Sharing Economy: what businesses need to consider to stay competitive
Market disruption is becoming a regular occurrence across all industries. New start-ups are creating shockwaves around the world and well-known, established companies are being forced to reconsider their strategy in order to compete with those that have used digital platforms to get ahead. The fact that the ‘sharing-economy’ is now responsible for over 5 million jobs in the UK alone highlights what is already a ‘rags to riches’ success story. However, the question must be asked, can it be sustained?
The sharing economy is influencing all industries, but especially the transportation and hospitality sectors, which have seen digital start-ups – such as Uber and Airbnb – experience rapid growth due to their consumer-friendly business offerings and their clever economic models. These digital innovators not only address the demand for consumer convenience but also offer flexibility and anytime access to competitively priced services.
Public transport is a strong example of an industry that is in the process of being disrupted. The impact of Uber and car-sharing businesses has helped to reduce the cost of transportation significantly; no longer does the consumer have to pay for parking fines, road tax, car insurance or sky-high taxi fares. Instead, consumers can choose and control their mode of transport from their own smartphone, tracking the waiting time and cost of their journey and even sharing the cost of a journey with a friend, if they wish – all of this adding to the cost and convenience benefits offered by the sharing economy.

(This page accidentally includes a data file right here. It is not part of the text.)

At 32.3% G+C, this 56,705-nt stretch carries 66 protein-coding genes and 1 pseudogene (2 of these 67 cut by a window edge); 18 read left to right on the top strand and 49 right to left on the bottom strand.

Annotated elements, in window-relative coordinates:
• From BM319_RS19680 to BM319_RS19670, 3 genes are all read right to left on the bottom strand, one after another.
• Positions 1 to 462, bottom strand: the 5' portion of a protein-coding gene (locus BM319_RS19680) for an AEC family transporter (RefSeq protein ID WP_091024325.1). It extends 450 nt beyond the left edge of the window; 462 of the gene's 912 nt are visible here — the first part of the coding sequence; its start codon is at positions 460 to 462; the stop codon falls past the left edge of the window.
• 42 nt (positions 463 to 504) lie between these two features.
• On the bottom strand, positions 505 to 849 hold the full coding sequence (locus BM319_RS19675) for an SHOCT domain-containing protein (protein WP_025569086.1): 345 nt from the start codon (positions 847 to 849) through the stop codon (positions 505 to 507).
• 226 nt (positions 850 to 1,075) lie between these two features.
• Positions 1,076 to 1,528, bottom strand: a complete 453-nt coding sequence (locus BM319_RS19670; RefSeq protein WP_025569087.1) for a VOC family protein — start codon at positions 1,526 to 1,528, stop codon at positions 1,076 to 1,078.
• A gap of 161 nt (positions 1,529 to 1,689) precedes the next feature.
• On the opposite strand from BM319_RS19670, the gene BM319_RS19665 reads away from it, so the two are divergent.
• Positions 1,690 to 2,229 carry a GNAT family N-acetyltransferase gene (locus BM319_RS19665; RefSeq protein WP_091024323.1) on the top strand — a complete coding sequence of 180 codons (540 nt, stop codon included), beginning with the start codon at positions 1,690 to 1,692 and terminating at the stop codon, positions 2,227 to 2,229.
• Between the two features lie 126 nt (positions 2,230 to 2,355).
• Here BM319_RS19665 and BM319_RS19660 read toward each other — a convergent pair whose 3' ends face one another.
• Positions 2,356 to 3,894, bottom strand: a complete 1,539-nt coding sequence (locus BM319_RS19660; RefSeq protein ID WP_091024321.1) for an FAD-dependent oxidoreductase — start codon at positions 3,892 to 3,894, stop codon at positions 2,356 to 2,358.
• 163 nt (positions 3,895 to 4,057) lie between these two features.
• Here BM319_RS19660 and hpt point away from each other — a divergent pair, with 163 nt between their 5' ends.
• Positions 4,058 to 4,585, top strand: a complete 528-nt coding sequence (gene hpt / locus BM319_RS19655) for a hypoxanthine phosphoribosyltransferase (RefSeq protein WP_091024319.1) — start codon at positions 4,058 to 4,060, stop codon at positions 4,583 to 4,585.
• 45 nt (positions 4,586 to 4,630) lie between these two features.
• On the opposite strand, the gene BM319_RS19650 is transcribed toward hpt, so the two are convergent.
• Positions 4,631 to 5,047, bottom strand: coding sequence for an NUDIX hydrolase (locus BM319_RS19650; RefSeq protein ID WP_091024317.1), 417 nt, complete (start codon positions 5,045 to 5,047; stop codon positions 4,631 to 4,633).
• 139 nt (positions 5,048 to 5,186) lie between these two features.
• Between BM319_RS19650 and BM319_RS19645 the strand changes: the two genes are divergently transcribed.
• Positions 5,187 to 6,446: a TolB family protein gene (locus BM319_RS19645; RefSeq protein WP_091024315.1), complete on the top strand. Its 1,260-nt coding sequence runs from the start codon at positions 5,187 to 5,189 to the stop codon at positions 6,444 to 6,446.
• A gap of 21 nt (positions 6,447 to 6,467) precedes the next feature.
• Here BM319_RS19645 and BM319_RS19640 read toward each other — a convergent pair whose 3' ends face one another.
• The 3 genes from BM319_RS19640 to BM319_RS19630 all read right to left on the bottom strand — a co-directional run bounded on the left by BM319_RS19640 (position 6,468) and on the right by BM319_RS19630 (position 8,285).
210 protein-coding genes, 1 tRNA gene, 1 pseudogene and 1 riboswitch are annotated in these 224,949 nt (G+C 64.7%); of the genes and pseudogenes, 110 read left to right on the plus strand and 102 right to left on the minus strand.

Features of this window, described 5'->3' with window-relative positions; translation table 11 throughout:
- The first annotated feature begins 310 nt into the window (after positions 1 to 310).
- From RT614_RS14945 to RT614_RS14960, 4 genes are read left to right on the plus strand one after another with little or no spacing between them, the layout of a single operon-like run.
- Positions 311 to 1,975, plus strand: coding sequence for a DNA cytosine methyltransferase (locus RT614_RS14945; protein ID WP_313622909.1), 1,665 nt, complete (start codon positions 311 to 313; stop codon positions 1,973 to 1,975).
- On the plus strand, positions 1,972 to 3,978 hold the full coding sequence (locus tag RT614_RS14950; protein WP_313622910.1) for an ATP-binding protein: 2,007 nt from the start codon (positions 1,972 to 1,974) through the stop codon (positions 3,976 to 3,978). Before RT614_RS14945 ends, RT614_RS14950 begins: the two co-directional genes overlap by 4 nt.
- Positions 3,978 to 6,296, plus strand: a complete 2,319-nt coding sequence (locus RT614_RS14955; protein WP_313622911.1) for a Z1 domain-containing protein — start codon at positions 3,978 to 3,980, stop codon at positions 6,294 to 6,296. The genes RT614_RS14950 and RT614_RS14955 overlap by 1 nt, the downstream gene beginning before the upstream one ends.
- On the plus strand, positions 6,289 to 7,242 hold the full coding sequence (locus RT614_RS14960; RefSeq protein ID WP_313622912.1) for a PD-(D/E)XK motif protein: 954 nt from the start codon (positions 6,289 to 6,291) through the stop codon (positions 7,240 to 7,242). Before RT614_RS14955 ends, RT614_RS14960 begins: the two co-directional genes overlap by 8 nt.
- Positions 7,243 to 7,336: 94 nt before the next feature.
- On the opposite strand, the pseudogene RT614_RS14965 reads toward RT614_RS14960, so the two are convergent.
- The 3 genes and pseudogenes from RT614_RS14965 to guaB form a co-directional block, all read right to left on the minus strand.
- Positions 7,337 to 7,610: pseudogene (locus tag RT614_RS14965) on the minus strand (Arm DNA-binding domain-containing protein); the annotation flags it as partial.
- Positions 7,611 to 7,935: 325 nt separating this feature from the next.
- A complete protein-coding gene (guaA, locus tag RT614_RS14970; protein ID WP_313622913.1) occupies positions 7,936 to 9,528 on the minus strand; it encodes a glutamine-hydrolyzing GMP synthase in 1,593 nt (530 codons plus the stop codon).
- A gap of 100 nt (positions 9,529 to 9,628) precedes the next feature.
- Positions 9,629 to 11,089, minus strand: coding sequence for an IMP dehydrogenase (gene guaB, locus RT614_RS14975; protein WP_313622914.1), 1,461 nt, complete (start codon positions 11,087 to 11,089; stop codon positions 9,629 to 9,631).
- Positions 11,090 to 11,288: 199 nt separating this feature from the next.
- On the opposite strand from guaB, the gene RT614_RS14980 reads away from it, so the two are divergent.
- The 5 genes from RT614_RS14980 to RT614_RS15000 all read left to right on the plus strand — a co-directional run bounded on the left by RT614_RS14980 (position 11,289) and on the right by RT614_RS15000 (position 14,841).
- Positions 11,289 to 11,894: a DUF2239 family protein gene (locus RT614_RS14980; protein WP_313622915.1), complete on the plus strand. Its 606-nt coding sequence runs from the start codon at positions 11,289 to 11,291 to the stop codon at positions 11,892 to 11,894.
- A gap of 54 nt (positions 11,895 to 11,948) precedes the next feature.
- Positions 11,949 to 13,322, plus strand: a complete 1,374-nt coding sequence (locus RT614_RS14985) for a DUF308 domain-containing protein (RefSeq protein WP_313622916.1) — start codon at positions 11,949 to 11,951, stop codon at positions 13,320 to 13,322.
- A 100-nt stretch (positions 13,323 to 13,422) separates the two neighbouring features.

It is a similar picture in the hospitality industry. Airbnb has opened up affordable travel to those not wanting – or able - to stay in fully-serviced hotels, but instead are happy to rent homes – or even individual rooms – from homeowners that make their properties available online for short-term lets.
Both scenarios involve consumers borrowing or renting assets owned by someone else – in these cases, a car or accommodation – and both are supported by innovative technology. In order to remain competitive, traditional businesses will therefore, need to acknowledge, plan and implement a similar roadmap of digital development, with the full understanding and support from the senior management team.
Hospitality is a good example of an industry rising to this challenge by using technology to enhance its traditional services. Hotels are increasingly using email and instant messaging services to communicate with guests before they arrive – for example, to check any specific requests or needs that guests have – as well as during their stay, in the event of any queries guests may have about the local area and so on. The truth is that established businesses are often in a much better position to provide this kind of personal and on-hand customer service, compared to those in the sharing economy.
With most businesses only just embarking on their digital journeys, it is important for them to consider both the short and long-term benefits that changes like these can bring. This way, organisations will be able to adapt their strategies in line with their customers’ needs right now, and also plan for the long-term impact these changes will have.